NCA cleaning house prior to investigation over central sim register breach

SIM Cards re-registration
SIM Cards re-registration

Documents available to Techfocus24 indicate that some fraudulently registered SIM cards have found their way into the Central SIM Register and the National Communications Authority (NCA) is pressuring Vodafone to delink those SIMs ahead of proper investigations.

Per the documents, a Vodafone customer called Prince Edward Deba has had both his Ghana Card and Biodata used to register three additional Vodafone SIM cards in his name without his consent.

Ahead of the June 1, 2023 mass SIM disconnection, NCA said fraudulent SIM registration was restricted to Stage One, where some unscrupulous telco agents used confirmation codes from National Identification Authority (NIA) to fraudulently link many SIM cards to people’s Ghana Cards but were unable to complete the process with biodata capture at Stage Two. But in the case of Prince Deba, the Stage Two has also been breached and the fraudulent SIM linked to his details have actually been passed by the NCA’s App as genuine.

All three fraudulently SIMs were registered in Kumasi by one particular agent, and all three have BCAP-Yes status, which means, not only was Prince’s Ghana Card used, but even his biodata (picture and fingerprints) were also used in registering those SIM cards even though Prince lives in Accra and was never physically present in Kumasi.

All three numbers were registered by one agent and all of them read BCAP – YES
All three numbers were registered by one agent and all of them read BCAP – YES

The agent who committed the fraud used a device with phone number 0205725275, and from a look at the numbers he linked to Prince’s details, all three begin with 0509374XXXX.

But the most worrying part of this incident is the BCAP-Yes status on the fraudulent SIMs, which means they have been cleared by the NCA’s App and have been rolled over into the Central SIM Register without the NCA’s supposed robust SIM registration system flagging them.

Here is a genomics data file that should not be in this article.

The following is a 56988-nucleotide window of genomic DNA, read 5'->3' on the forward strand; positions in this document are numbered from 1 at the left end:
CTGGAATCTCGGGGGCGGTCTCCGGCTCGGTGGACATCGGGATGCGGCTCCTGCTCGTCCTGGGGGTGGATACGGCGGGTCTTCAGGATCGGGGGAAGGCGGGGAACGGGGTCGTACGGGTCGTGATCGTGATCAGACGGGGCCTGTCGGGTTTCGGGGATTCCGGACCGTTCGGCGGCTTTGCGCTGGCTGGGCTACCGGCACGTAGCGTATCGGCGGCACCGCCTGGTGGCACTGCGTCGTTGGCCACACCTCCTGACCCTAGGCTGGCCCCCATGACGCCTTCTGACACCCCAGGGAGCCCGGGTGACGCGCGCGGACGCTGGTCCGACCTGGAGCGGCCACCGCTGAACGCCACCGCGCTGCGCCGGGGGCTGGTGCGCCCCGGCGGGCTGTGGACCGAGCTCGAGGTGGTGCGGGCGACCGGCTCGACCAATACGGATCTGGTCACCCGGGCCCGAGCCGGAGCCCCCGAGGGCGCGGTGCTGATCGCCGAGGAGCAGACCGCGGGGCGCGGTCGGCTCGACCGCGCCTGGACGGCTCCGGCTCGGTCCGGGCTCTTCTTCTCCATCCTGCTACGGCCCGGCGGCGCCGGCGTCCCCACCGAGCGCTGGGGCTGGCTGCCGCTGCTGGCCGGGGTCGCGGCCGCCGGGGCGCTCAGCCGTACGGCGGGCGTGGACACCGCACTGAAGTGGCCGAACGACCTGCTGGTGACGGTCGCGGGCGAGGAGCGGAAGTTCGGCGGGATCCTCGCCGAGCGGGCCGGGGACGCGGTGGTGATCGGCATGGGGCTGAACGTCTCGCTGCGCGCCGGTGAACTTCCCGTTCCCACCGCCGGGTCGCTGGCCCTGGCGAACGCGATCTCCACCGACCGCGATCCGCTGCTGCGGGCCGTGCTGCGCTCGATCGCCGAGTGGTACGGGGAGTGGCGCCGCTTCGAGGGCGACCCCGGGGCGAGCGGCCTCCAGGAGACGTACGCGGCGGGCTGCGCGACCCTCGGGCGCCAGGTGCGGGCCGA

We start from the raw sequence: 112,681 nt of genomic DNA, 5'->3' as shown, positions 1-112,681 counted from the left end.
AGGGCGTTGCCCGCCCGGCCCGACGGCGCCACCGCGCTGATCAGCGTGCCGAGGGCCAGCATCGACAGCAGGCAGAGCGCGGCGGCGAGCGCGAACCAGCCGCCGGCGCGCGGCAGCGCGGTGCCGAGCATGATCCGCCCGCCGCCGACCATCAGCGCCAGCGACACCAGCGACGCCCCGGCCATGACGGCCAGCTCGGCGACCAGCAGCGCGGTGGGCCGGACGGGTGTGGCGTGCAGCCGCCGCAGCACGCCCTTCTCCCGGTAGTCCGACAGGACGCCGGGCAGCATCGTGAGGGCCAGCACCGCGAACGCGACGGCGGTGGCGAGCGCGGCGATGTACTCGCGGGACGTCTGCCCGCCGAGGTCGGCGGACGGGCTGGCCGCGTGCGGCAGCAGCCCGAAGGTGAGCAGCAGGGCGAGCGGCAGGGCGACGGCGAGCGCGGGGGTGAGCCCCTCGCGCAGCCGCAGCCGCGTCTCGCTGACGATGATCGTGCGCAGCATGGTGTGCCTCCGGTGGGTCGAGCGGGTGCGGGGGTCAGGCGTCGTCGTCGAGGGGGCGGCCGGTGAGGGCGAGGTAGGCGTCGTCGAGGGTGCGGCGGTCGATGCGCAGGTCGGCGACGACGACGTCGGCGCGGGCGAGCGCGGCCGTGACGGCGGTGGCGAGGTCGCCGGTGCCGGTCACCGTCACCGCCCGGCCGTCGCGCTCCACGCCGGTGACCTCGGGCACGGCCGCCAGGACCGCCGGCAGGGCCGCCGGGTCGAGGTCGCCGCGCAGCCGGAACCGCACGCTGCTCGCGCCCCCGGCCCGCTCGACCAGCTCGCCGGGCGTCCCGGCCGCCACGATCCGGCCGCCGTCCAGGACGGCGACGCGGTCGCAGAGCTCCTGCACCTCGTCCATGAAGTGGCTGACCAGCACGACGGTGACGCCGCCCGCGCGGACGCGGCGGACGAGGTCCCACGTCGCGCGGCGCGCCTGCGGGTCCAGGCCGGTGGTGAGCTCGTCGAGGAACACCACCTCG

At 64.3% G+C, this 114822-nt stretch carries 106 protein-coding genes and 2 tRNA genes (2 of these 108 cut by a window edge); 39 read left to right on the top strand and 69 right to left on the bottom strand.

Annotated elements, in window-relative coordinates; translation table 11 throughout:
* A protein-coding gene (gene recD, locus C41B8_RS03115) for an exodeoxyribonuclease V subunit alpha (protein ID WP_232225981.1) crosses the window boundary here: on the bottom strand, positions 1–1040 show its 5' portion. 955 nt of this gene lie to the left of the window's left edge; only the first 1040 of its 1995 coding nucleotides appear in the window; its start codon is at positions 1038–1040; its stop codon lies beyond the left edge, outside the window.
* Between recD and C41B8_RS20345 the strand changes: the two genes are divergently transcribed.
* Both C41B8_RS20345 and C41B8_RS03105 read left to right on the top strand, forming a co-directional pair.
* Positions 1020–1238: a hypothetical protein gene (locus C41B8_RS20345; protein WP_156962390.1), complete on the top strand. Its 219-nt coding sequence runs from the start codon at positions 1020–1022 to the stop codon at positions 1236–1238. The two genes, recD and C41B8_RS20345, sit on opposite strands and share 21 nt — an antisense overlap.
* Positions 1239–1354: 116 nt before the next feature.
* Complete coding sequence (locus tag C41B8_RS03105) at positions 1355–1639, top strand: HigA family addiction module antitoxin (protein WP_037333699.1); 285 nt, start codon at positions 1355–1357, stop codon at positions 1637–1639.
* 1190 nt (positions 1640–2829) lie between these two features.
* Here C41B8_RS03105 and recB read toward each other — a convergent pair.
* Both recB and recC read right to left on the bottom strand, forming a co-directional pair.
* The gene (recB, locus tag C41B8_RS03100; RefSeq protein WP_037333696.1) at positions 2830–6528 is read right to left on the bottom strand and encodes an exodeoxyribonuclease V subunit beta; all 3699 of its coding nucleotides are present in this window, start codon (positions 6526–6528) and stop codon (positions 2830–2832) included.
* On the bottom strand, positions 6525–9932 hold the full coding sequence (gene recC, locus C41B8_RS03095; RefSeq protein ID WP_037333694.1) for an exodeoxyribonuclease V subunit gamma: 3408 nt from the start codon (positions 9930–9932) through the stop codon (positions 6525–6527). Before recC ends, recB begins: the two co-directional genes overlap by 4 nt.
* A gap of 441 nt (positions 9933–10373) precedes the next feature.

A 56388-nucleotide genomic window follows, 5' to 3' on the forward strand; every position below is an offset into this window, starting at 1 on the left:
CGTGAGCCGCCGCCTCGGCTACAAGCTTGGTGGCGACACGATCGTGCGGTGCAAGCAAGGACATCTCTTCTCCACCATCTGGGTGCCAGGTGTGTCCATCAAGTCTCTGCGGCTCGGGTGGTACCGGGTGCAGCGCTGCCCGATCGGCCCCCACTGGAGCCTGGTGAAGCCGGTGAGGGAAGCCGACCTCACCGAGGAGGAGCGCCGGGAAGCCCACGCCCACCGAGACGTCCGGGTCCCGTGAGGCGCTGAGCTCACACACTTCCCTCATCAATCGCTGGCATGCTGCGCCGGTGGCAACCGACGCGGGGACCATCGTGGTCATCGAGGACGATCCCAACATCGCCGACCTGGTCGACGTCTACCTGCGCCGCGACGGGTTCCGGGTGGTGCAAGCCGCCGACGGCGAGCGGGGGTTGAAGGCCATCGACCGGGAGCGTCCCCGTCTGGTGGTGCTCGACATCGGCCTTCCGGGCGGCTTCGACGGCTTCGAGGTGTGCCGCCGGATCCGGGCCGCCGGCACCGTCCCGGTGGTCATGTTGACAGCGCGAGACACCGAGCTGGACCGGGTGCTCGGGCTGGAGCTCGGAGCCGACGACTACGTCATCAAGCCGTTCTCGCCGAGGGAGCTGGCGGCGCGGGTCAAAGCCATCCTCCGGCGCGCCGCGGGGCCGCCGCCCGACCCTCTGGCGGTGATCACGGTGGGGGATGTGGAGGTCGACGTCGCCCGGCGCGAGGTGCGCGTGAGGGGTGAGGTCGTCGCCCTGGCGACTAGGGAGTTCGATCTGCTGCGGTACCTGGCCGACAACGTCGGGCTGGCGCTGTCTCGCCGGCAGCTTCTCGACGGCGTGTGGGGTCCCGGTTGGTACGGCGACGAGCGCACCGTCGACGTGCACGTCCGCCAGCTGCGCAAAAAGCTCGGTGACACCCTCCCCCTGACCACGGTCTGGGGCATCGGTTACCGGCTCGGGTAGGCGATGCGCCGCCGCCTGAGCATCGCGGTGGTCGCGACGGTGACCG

Now the NCA is pressurising Vodafone to delink all the three numbers from Prince’s Ghana Card ahead of proper investigations to determine what biodata was used to register the numbers in the NCA’s App, and on what basis did the NCA pass those numbers as BCAP-Yes.

But the victim of the fraud, Prince Deba has written to Vodafone insisting that until full investigations are carried out to find the perpetrators and also determine how the NCA’s App was breached in that manner, the numbers should not be delinked from his Ghana Card and biodata yet.

He has also asked the NCA officially, to provide him with the live pictures used in registering those numbers to his name in Kumasi while he was in Accra, but the NCA is dragging its feet on that, while pressurizing Vodafone to delink the numbers, which then eliminates the only evidence of a breach of the Central SIM Register.

Facts of the case

The facts of the case are that on April 24, 2023, Prince registered his Vodafone SIM number 050****339 in the Vodafone Shop at Junction Mall, Nungua, in Accra. It was a Vodafone staff who did the registration for him.

Then on May 1, 2023 he did a check on *402*1# and confirmed that the only numbers linked to his Ghana Card were his own Vodafone number and one MTN number, which also belongs to him.

But on May 31, 2023, the final deadline for SIM registration, he did another check on *402*1# only to find three other Vodafone numbers linked to his Ghana Card. He then made a report to Vodafone.

Shocking feedback from Vodafone

According to Prince, the feedback he got from Vodafone was even more shocking – not only have they linked the fraudulent SIMs to his Ghana Card (Stage One), but they have also used his biodata (picture and fingerprint) to register those numbers as well (Stage Two).

Prince said he got documental feedback from Vodafone indicating that on June 27, 2023, Vodafone wrote to NCA and copied Kelni-GVG, asking for details from the Central SIM Register to assist in fraud investigations.